Antimicrobial resistance

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ANTIMICROBIAL RESISTANCE:

ANTIMICROBIAL RESISTANCE By Dr. Lavanya Gudapuri 1 st year, PG, Dept. of Microbiology

Definition :

Definition Antimicrobial resistance is the ability of microbes, such as bacteria, viruses, parasites, or fungi, to grow in the presence of a chemical (drug) that would normally kill it or limit its growth. Ref: CDC, Antimicrobial drug resistance.

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Resistance of a microorganism to an antimicrobial medicine to which it was previously sensitive Withstand attack of antimicrobials so that standard treatment procedures become ineffective Infection may persist or spread

Causes:

Causes Extensive availability of antibiotics Evolution Colonization

Pathways:

Pathways 4 main mechanisms 1 or more in same organism 1) Drug Inactivation or Modification E.g Production of Beta-lactamases by Staphylococci 2) Alteration of target site E.g Altered Pencillin binding protein in MRSA

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3) Alteration of metabolic pathway E.g Aminoglycoside resistance in Gram negative bacteria 4) Reduced drug accumulation a) Decreased uptake : Imipenem resistance in Pseudomonas b) Efflux : Erythromycin resistance in Streptococci & Staphylococci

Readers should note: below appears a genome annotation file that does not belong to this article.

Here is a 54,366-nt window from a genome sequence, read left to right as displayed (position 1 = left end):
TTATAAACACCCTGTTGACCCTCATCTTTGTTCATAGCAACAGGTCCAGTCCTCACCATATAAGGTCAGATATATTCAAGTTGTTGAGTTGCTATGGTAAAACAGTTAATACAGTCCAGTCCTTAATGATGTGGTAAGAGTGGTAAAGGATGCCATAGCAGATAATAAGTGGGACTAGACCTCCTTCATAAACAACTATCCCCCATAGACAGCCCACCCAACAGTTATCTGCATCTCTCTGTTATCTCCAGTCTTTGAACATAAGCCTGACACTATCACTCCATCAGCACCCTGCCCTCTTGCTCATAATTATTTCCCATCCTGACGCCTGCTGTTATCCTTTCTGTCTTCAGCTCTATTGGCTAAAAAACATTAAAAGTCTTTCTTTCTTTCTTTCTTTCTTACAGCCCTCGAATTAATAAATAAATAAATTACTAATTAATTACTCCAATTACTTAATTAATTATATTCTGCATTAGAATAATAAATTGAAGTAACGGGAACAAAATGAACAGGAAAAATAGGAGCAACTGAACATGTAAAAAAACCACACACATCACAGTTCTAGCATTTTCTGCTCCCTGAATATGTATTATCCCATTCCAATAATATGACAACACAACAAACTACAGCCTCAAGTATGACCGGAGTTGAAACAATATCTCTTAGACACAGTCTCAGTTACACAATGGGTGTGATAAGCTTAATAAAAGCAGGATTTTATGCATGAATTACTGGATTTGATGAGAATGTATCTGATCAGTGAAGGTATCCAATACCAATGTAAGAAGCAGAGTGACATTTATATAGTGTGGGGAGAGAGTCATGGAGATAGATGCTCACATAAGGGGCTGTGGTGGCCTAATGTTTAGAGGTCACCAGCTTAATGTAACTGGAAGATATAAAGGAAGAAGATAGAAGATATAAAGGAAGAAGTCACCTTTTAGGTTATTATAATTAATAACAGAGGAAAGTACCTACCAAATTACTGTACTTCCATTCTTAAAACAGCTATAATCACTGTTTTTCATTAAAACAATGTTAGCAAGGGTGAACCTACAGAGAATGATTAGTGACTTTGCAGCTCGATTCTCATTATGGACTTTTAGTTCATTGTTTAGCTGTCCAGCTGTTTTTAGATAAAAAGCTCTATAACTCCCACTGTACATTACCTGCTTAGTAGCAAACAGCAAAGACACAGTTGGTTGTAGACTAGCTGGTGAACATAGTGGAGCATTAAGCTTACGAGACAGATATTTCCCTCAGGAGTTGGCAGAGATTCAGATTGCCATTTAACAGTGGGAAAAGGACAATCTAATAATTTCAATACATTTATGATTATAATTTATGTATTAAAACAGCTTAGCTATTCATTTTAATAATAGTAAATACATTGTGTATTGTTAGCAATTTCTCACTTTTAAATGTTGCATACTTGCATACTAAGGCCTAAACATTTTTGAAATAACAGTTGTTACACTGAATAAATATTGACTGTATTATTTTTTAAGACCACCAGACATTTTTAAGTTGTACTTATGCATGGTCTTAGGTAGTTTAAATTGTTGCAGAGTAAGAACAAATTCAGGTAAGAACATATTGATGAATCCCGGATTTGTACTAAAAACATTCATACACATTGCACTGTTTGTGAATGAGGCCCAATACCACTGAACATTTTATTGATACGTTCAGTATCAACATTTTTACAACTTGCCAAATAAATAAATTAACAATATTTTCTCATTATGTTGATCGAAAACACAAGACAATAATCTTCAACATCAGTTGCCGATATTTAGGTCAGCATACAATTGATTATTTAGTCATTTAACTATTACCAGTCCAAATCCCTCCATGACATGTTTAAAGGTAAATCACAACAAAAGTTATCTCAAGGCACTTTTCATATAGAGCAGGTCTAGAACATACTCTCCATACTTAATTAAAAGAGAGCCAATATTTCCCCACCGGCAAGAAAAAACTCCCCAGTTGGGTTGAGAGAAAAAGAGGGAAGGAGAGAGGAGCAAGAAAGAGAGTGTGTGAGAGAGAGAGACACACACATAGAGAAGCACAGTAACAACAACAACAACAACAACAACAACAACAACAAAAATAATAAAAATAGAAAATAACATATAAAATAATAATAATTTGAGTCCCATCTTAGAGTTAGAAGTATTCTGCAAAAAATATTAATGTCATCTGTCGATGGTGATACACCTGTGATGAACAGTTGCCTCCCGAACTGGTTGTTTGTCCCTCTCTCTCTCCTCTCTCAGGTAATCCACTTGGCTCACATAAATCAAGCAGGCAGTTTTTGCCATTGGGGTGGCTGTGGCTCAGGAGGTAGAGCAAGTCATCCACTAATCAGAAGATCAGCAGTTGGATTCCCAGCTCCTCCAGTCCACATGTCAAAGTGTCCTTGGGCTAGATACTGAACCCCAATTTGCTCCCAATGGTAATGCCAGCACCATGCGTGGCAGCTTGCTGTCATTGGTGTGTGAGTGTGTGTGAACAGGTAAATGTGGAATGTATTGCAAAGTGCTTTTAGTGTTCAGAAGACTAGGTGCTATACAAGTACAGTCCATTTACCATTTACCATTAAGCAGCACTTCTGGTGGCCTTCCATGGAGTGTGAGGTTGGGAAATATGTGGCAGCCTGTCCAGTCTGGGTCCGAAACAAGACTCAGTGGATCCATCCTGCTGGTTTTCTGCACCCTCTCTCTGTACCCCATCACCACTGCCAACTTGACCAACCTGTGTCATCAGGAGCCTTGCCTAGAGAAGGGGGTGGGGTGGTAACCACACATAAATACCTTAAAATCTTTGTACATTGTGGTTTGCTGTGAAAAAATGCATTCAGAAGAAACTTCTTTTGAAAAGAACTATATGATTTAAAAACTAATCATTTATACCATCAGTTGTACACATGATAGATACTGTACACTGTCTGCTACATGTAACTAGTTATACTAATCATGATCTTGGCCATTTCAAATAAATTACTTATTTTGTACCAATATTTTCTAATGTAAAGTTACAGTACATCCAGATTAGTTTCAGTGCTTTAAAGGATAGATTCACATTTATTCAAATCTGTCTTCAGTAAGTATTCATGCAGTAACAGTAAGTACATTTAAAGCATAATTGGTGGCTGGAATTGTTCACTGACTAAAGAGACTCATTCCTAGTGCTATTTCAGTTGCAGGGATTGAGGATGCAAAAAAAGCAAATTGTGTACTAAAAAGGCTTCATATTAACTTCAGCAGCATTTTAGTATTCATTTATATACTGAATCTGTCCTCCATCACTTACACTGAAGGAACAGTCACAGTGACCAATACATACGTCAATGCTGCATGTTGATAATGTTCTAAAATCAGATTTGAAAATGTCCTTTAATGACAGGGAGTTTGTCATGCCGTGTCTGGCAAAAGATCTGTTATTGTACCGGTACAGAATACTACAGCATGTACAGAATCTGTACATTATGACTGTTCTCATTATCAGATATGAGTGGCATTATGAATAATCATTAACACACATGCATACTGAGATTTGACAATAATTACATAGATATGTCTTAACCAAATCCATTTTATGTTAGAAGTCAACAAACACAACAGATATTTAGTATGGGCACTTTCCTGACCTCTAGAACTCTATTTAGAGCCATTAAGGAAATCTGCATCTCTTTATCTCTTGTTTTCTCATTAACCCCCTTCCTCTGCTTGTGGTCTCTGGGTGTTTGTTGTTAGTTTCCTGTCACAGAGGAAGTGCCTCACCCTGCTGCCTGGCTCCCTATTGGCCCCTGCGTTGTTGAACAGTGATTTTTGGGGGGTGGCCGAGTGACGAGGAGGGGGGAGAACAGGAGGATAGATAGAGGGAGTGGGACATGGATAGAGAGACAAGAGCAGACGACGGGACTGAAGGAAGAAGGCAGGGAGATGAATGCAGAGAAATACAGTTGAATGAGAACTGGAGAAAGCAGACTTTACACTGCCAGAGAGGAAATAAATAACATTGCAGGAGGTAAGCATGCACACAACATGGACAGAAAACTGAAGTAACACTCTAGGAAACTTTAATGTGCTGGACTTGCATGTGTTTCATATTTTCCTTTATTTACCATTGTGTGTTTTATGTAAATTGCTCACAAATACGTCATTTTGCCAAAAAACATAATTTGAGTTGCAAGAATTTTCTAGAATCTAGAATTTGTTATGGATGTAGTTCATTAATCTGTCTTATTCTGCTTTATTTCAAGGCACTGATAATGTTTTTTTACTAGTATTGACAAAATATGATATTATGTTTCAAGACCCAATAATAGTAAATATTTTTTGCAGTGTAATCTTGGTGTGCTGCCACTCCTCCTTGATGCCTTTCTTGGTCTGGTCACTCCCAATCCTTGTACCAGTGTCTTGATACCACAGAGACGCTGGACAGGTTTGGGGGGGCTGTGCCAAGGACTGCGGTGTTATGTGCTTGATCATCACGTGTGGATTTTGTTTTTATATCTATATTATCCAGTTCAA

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Bacterium

Molecular basis:

Molecular basis 1) Chromosomal mediated E.g PBP mutation in penicillin resistance in MRSA 2) Plasmid mediated E.g. ESBL production in Enterobacteriaceae 3) Phage mediated E.g. Resistance to beta lactam drugs in Enterobacteriaceae

Transfer :

Transfer Resistance coded by 1 or more genes Transferred between strains of species or genera Two methods of transfer. 1) Vertical by Mutation 2) Horizontal by Gene transfer

Mutations:

Mutations Mutations can be 1) One step mutation as in Streptomycin resistance 2 ) Stepwise mutation as in Penicillin resistance May show low resistance or High resistance

Horizontal gene transfer:

Horizontal gene transfer By various methods of gene transfer Responsible for widespread resistance Methods: 1) Transformation 2) Transduction 3) Lysogenic conversion 4) Conjugation

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Transduction: Transfer of genetic material from a donor to recipient via a bacteriophage E.g Transfer of Plasmid mediated Penicillin resistance in Staphylococci

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Conjugation: Process by which a donor bacterium transfers genetic material to a recipient bacterium Chromosome, part of chromosome or plasmid transferred Most common method of antimicrobial resistance transfer Multidrug resistance as in MRSA, ESBL, NDM ( Super bug )

RTF:

RTF Plasmid consists of two components A transfer factor RT, helps conjugational transfer and resistant determinants ( r ) to each of the several drugs RTF + r determinants are known as R factor

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First discovered in Japan Infections caused due to Shigella spread resistance to following Antibiotics Sulphonamides Streptomycin Choramphenicol, Tetracycline Transferred to E. coli

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